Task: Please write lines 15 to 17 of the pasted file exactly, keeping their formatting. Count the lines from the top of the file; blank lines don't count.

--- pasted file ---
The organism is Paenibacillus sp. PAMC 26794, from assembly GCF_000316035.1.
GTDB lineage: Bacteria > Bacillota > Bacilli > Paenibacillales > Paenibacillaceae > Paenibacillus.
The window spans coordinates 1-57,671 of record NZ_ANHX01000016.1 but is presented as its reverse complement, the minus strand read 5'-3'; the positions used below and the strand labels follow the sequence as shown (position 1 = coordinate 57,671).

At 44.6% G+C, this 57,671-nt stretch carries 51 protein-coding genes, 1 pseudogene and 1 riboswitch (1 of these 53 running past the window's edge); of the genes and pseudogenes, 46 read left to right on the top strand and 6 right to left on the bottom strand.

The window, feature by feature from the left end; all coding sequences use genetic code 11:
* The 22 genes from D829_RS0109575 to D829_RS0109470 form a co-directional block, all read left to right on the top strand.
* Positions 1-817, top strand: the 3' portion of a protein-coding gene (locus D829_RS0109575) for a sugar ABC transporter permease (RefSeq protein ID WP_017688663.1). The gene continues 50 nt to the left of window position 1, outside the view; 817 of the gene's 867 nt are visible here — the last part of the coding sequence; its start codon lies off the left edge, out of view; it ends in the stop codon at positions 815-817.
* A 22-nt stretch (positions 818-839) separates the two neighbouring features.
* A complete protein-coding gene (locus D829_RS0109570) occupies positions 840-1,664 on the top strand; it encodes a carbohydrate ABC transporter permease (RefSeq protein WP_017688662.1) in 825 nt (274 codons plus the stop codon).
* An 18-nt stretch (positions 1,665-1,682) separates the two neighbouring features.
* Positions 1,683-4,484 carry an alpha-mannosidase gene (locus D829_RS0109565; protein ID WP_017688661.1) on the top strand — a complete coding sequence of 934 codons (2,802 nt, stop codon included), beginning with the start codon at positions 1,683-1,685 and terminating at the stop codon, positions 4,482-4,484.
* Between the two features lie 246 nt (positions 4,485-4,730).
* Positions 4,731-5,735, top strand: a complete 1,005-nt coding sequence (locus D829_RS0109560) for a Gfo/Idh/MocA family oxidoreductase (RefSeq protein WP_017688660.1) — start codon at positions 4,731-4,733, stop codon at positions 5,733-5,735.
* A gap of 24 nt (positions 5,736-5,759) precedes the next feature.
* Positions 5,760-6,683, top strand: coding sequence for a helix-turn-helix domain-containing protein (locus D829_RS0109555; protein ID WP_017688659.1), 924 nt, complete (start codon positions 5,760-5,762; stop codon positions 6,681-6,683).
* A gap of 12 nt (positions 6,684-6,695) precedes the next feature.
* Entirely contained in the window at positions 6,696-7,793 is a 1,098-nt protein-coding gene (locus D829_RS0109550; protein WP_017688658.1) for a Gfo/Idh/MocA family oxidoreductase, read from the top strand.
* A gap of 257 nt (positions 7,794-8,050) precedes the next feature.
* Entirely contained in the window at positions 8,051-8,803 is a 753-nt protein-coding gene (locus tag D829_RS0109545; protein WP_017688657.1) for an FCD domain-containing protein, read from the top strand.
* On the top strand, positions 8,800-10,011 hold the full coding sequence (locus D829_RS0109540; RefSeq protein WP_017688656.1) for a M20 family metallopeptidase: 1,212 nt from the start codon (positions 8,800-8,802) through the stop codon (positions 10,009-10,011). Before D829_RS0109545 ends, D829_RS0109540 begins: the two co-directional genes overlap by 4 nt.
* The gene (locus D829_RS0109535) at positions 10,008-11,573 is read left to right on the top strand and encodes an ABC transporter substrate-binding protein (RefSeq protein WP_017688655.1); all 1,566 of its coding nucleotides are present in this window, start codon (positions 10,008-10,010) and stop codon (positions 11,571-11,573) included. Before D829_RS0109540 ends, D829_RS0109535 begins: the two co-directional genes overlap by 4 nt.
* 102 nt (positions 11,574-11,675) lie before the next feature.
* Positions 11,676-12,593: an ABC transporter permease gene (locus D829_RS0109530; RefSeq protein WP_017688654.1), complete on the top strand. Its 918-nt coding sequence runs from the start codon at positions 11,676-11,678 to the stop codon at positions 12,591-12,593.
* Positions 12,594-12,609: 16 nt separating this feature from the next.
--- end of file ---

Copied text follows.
* Positions 5,760-6,683, top strand: coding sequence for a helix-turn-helix domain-containing protein (locus D829_RS0109555; protein ID WP_017688659.1), 924 nt, complete (start codon positions 5,760-5,762; stop codon positions 6,681-6,683).
* A gap of 12 nt (positions 6,684-6,695) precedes the next feature.
* Entirely contained in the window at positions 6,696-7,793 is a 1,098-nt protein-coding gene (locus D829_RS0109550; protein WP_017688658.1) for a Gfo/Idh/MocA family oxidoreductase, read from the top strand.